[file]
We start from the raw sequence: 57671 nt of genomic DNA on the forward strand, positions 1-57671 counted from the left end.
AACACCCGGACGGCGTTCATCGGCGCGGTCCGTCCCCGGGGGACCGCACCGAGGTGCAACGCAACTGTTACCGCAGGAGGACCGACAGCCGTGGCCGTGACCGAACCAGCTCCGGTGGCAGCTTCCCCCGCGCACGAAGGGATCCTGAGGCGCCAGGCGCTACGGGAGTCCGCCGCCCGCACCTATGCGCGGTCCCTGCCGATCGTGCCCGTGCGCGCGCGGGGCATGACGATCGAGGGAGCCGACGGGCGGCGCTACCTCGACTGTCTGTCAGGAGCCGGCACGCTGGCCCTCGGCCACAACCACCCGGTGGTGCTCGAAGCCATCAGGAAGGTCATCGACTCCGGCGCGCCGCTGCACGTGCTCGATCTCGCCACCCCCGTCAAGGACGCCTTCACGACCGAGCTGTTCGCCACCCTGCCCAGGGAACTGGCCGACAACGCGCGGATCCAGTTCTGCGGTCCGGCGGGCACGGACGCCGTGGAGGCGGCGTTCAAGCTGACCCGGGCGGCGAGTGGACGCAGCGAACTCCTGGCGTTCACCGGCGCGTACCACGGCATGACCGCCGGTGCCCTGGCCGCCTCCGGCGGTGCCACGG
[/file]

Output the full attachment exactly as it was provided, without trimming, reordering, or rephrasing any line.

We start from the raw sequence: 57671 nt of genomic DNA on the forward strand, positions 1-57671 counted from the left end.
AACACCCGGACGGCGTTCATCGGCGCGGTCCGTCCCCGGGGGACCGCACCGAGGTGCAACGCAACTGTTACCGCAGGAGGACCGACAGCCGTGGCCGTGACCGAACCAGCTCCGGTGGCAGCTTCCCCCGCGCACGAAGGGATCCTGAGGCGCCAGGCGCTACGGGAGTCCGCCGCCCGCACCTATGCGCGGTCCCTGCCGATCGTGCCCGTGCGCGCGCGGGGCATGACGATCGAGGGAGCCGACGGGCGGCGCTACCTCGACTGTCTGTCAGGAGCCGGCACGCTGGCCCTCGGCCACAACCACCCGGTGGTGCTCGAAGCCATCAGGAAGGTCATCGACTCCGGCGCGCCGCTGCACGTGCTCGATCTCGCCACCCCCGTCAAGGACGCCTTCACGACCGAGCTGTTCGCCACCCTGCCCAGGGAACTGGCCGACAACGCGCGGATCCAGTTCTGCGGTCCGGCGGGCACGGACGCCGTGGAGGCGGCGTTCAAGCTGACCCGGGCGGCGAGTGGACGCAGCGAACTCCTGGCGTTCACCGGCGCGTACCACGGCATGACCGCCGGTGCCCTGGCCGCCTCCGGCGGTGCCACGG